Text by Kristine Larssen.
In mid-late August, master student Kristine Larssen (UiT/UNIS) and her two field assistants, Niklas Schaaf (UiO/UNIS) and arctic nature guide Hilde Marita Haraldsvik, were conducting fieldwork in parts of southern Dickson Land on Svalbard. The two-week long fieldwork was a part of Kristine´s master thesis which focus on a structural characterization of the carbonates of the Late Permian Kapp Starostin Formation.
A fixed tent camp with trip wires was established on an elevated hill in the mouth of Esperantodalen, a narrow valley with steep mountains sides. For extra polar bear protection, the field group was accompanied by Bamse, a very cuddly and observant husky. No polar bear was spotted during the two-week long campaign, but Bamse was good to inform about reindeers and polar foxes lurking in the area.
The first days of the field campaign were used to get an overview of the accessible outcrops in the area. The outcrops in the valleys are superbly exposed, but steepness made it challenging to reach them. Several outcrops in the different valleys around Kapp Wijk were investigated to obtain data from outcrops with different orientations. Outcrops in Esperantodalen and Idodalen were used to gather structural data.
In a reservoir, faults and fractures represent abrupt changes in the reservoir properties, and influence both permeability and porosity. They give a significant challenge in reservoir characterization and affect the fluid flow behaviour within a reservoir.
The objective and aim of Kristine´s master thesis is to use the collected structural field data to construct a discrete fracture network model – which will be used to get a better understanding of the reservoir quality and fluid flow pathways within the Kapp Starostin Formation, as an analogue to carbonate reservoirs elsewhere. The study will contribute to an improved characterization of fracture systems for subsurface fractured carbonate reservoirs, which is important to understand fluid flow.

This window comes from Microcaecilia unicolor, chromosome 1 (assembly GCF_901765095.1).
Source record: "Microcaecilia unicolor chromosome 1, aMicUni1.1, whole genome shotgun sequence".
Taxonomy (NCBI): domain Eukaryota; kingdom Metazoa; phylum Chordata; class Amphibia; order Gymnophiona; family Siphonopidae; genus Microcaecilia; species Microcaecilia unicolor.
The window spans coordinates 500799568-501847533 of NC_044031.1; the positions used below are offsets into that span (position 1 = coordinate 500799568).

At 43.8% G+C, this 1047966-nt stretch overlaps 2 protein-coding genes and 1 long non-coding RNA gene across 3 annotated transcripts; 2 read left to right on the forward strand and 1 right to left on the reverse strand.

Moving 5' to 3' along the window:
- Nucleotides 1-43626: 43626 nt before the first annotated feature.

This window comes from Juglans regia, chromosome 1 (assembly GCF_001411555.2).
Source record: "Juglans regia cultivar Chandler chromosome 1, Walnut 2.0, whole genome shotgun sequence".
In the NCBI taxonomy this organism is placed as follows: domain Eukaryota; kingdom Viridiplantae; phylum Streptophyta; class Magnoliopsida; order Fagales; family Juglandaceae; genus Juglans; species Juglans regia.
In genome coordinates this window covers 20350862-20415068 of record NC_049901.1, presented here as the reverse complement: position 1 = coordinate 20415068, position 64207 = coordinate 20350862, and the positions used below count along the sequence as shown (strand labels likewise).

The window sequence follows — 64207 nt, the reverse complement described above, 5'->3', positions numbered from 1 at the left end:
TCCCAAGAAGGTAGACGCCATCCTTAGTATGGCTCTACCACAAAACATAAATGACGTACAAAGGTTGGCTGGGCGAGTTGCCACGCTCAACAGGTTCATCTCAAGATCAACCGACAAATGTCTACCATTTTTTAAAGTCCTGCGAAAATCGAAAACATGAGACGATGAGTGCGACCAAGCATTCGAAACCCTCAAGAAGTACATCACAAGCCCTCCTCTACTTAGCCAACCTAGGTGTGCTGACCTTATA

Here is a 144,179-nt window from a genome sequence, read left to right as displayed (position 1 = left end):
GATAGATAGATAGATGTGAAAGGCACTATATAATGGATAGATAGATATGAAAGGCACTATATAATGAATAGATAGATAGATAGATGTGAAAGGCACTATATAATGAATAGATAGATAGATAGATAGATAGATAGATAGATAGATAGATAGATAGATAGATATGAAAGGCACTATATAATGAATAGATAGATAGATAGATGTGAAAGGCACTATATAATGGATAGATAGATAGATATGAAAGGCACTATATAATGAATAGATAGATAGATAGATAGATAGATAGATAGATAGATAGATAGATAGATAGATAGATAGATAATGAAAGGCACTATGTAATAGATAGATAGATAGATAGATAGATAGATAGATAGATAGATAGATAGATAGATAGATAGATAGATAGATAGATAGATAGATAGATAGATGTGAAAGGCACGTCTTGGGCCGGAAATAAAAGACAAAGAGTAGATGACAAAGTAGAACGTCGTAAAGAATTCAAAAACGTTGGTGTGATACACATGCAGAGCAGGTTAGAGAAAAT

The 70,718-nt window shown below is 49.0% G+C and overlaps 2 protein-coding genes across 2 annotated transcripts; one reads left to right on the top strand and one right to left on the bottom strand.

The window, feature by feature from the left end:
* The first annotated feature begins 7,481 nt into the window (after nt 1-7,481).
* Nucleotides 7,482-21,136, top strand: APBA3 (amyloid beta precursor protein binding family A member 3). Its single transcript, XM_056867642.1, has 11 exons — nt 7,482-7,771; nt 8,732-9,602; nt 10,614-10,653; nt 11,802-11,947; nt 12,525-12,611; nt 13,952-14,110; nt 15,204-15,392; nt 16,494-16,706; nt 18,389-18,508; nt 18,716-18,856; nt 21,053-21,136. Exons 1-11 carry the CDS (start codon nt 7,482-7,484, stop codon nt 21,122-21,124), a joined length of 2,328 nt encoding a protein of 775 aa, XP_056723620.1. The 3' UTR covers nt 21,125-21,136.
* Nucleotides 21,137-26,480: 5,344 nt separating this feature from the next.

The Kapp Starostin consists of cold-water spiculitic cherts with sub-ordinate limestones, shales and glauconitic sandstones (Ezaki, et al., 1994; Blomeier, et al., 2013). The Gotha discovery by Lundin in 2013 was made in cool-water carbonates in the Røye Formation, which is the equivalent in the Barents Sea for the Kapp Starostin Formation in Svalbard. Carbonate and spiculitic chert reservoirs commonly have a high porosity and permeability due to secondary dissolution porosity, fracturing and karstification processes. This type of reservoirs represents a new and important play type in some parts of the Arctic, and in the Barents Sea in particular.
Kristine´s dataset for the thesis will mainly consists of structural measurements collected during the fieldwork, in addition to structural data from 3D virtual outcrop models. During fieldwork, several hundred high-resolution digital photos were taken for photogrammetry. The digital photos will be used to construct 3D virtual outcrops in Agisoft Photoscan that will be analyzed for additional structural measurements from remote and inaccessible outcrops.
Blomeier, D., Dustira, A. M., Forke, H. & Scheibner, C., 2013. Facies analysis and depositional environments of a storm-dominated, temperate to cold, mixed siliceous-carbonate ramp: The Permian Kapp Starostin Formation in NE Svalbard. Norsk Geologisk Tidsskrift, Issue 2, pp. 75-93.
Ezaki, Y., Kawamura, T. & Nakamura, K., 1994. Kapp Starostin Formation in Spitsbergen: A sedimantary and faunal record of Late Permian paleoenvironments in an Arctic region. Canadian Society of Petroleum Geologist, pp. 647-655.